1
The Virasoro constraints
Consider the constraint
X, X,+ = 0
+
(1)
From the mode expansion we nd this constraint can be written as
Ln
1
2
nn n = 0
(2)
n
where we have chosen the normalization constant for later convenience.
Classically we would like to
1
The disc amplitude
Note: The treatment here follows Zwiebach.
Suppose we have two open strings scattering o each other. This will be a 4-point diagram, since
there are two incoming quanta and two outgoing quanta. We will take the open strings to be in
t
1
Path integrals
The string worldsheet was 2-dimensional. On this worldsheet we had the variables X (, ). Upon
quantization we have to do a path integral over these variables. We can also regard the theory in
a Hamiltonian language, where X will become lo
1
Fermions
Consider the string world sheet. We have bosons X (, ) on this world sheet. We will now also
1
put (, ) on the world sheet. These fermions are spin 2 objects on the worldsheet.
In higher dimensions, we can take a local orthonormal frame and spi
1
Light cone coordinates on the world sheet
On the world sheet we have used the coordinates , . We will see however that the physics is
simpler in light cone coordinates
+ = + ,
Then we have
=
(1)
=
+
+ +
+
(2)
=
+
+
(3)
2
2
[ ]X = 0
(4)
+ x = 0
1
Quantizing the open string
1.1
The action
The Polyakov action is
S = T
1
d2 g a X b X gab
2
(1)
In the gauge
gab = ab
we get
S=T
1
d d [ X X X X ]
2
(2)
(3)
We will let the range of be
0<
1.2
(4)
Dierent boundary conditions
Neumann boundary conditions (
1
Modular invariance
In string theory we have a 2-d world sheet. The path integral over this world sheet gives a quantity
Z . But we can compute Z in a Hamiltonian formulation as well, which needs that we choose
one direction as space and another as time.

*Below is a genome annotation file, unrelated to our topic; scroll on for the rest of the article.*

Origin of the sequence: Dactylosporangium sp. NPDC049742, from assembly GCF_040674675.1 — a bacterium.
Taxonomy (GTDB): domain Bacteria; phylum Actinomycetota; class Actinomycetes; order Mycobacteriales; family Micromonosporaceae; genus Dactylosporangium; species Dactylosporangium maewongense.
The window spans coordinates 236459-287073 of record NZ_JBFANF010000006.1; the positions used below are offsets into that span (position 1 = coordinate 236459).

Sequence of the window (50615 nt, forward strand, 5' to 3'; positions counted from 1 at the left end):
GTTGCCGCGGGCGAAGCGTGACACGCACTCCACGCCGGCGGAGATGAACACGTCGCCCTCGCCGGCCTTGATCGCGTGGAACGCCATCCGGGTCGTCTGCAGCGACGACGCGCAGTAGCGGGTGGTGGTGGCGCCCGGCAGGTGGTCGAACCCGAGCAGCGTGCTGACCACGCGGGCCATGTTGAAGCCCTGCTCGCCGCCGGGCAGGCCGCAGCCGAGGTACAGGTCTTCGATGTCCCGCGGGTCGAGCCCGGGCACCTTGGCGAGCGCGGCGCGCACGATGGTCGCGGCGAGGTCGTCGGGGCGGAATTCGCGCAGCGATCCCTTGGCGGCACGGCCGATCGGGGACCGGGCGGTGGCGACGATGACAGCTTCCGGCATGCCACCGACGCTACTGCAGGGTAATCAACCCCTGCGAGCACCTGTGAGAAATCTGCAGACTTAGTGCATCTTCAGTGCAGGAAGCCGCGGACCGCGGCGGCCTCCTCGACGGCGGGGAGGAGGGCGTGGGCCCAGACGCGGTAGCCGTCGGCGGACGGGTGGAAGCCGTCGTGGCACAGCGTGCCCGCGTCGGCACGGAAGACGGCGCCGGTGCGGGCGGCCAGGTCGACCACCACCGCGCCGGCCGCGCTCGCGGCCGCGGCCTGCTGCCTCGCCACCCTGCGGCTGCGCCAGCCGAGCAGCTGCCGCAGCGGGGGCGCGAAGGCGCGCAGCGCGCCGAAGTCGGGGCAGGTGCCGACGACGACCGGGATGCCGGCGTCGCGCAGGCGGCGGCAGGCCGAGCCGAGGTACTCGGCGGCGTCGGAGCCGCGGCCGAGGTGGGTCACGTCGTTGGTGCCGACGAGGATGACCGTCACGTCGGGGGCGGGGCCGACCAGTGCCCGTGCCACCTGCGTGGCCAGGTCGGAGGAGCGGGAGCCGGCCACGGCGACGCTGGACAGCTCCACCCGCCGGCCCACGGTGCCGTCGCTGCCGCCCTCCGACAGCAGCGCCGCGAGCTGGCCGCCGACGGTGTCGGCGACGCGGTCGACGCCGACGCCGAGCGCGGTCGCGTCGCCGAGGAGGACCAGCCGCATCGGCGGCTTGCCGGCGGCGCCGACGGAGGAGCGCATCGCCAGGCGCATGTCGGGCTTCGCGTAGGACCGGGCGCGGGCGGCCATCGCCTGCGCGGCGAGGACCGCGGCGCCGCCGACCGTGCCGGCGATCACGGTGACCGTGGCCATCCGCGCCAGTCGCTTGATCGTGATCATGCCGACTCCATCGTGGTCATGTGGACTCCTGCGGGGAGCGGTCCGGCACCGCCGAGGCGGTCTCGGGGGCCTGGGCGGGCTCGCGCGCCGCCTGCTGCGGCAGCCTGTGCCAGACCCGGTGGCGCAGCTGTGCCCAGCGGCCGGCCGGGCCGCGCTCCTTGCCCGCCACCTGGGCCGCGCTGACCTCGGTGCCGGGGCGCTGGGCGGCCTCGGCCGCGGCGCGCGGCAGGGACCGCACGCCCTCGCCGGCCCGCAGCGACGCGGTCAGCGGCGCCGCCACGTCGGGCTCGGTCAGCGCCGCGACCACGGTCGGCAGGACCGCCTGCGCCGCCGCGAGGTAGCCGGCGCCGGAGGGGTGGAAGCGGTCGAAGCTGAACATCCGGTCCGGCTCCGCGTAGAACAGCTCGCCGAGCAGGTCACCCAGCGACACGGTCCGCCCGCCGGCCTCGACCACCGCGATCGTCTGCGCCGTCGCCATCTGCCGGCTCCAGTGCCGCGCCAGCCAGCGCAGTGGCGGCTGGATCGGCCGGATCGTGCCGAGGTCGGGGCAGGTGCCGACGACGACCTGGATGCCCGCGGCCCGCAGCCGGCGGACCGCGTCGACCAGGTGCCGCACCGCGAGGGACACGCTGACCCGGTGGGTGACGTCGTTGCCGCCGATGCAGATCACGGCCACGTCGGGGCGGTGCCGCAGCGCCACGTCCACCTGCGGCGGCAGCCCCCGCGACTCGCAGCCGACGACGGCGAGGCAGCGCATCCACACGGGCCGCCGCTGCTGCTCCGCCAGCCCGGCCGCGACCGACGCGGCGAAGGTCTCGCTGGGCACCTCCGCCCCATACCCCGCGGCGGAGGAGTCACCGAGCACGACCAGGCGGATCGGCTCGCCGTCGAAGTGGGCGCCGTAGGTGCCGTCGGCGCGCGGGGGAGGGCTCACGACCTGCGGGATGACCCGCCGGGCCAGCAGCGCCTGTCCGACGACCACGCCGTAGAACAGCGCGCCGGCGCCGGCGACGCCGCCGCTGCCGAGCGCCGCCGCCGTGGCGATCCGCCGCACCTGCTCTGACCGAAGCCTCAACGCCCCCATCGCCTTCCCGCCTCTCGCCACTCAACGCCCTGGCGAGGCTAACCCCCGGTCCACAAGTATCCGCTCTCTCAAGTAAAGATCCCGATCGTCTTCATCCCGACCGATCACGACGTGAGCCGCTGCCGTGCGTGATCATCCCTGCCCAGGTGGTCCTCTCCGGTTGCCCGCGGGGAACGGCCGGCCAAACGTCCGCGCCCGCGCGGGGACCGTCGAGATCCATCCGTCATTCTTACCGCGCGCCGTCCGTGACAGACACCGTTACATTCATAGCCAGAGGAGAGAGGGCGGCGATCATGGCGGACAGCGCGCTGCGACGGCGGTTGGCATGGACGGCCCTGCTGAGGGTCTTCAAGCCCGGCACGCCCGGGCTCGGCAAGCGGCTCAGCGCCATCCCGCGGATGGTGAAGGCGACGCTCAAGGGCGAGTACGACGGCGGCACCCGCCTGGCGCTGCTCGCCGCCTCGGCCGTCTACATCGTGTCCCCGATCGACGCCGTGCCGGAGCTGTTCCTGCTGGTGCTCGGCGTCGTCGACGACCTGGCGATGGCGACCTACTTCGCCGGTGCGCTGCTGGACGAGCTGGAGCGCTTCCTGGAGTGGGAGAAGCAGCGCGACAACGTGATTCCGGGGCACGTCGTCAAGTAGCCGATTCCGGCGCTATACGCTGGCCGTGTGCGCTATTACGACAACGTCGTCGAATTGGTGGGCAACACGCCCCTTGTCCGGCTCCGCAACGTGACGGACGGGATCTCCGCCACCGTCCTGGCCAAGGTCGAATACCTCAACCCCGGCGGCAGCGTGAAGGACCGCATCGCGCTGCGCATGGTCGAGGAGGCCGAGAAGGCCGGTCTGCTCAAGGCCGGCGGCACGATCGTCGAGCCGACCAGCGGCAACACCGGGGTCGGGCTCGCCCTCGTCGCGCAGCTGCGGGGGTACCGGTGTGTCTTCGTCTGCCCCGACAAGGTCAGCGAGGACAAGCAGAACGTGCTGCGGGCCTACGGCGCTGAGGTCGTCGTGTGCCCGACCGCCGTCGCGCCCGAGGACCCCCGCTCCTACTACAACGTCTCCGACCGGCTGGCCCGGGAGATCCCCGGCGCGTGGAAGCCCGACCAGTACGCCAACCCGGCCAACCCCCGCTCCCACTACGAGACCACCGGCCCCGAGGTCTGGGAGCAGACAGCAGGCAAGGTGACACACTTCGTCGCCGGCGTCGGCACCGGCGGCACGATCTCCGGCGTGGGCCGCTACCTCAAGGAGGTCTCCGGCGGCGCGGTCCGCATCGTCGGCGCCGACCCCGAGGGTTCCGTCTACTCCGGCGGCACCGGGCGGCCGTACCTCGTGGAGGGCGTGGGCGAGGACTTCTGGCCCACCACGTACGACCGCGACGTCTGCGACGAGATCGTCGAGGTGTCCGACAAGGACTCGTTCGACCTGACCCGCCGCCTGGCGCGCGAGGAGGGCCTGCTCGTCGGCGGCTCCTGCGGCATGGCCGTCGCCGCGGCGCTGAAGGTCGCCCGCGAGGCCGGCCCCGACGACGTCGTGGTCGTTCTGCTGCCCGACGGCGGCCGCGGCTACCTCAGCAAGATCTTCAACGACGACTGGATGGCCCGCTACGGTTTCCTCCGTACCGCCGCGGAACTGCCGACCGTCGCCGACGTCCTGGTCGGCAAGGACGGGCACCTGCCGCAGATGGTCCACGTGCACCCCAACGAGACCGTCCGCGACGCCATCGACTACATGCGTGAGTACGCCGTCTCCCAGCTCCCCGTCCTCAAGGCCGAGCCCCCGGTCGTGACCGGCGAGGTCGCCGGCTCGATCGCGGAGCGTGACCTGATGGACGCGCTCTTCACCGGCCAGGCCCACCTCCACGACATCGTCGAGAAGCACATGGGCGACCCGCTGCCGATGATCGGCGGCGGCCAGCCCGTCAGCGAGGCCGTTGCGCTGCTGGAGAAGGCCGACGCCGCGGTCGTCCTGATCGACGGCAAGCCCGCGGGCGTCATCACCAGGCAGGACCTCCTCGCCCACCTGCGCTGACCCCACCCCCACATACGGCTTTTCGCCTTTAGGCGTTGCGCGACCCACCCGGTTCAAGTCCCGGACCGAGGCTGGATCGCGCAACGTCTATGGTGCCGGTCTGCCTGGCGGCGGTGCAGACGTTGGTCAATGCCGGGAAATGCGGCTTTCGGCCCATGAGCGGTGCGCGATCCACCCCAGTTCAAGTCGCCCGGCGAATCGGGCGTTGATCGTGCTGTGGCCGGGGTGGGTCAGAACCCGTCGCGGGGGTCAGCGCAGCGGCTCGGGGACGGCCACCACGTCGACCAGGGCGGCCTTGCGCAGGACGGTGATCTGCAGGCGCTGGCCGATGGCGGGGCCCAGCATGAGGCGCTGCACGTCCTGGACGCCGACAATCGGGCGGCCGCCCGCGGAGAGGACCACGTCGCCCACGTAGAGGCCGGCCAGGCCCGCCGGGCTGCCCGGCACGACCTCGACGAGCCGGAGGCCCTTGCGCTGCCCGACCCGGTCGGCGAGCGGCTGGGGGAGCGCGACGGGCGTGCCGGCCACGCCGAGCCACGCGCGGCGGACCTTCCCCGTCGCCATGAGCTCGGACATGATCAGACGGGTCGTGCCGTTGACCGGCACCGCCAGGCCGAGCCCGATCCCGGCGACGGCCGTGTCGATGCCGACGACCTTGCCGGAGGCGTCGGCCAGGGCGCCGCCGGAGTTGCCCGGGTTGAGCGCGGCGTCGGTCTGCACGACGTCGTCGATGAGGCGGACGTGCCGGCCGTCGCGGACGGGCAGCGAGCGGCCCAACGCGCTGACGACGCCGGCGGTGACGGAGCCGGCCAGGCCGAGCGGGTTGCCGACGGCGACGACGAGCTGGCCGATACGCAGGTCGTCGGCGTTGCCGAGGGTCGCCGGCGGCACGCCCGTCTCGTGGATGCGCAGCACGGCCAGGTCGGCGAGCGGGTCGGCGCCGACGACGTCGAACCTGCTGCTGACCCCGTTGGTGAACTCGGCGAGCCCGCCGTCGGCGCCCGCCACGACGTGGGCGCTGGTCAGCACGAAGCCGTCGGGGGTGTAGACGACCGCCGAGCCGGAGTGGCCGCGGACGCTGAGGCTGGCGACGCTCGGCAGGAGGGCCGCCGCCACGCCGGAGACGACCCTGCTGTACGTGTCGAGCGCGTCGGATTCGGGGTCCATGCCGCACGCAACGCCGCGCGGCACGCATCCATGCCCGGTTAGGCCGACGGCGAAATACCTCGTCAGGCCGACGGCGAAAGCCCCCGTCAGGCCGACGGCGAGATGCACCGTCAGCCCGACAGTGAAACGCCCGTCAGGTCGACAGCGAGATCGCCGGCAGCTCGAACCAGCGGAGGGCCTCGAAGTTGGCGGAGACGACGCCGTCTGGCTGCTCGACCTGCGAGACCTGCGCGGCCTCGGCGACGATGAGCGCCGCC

1
The light cone gauge
We have seen in the previous set of notes how to make physical states at level 2. After writing
down all possible oscillator excitations at this level, we had to impose the physical constraints
Ln | = 0, n > 0
(1)
(L0 1)| = 0
(2)
an
1
Hermitian conjugation
Recall that the operators n were dened by
a
n
= ,
n
n
n>0
( )
a
n =
n
(1)
(2)
where an , a are annihilation and creation operators for the mode n. Thus we have
n
n = ( )
n
(3)
Now look at the Virasoro operators. We have
L = (n
1
The story of fermions
Consider a 1-d chain of lattice sites. At each site there is a fermion, represented by a Grassman
number
k , k l + l k = 0
(1)
so that these k are anticommuting objects. The path integral is performed with an action
S = i
i
k
k (k
1
The Classical String
A point particle sweeps out a 1-dimensional worldline in spacetime. A string sweeps out a 2dimensional worldsheet. The action of the point particle is given by the length of the worldline
S = m
where m is the mass of the particle, w
1
Integration by parts
Suppose we have an integral
d2 zz f (z, z )
(1)
D
where the integral ranges over a rectangular region called D :
D : a < x1 < b,
(2)
c < x2 < d
We should be able to integrate this by parts and write the result as an integral over th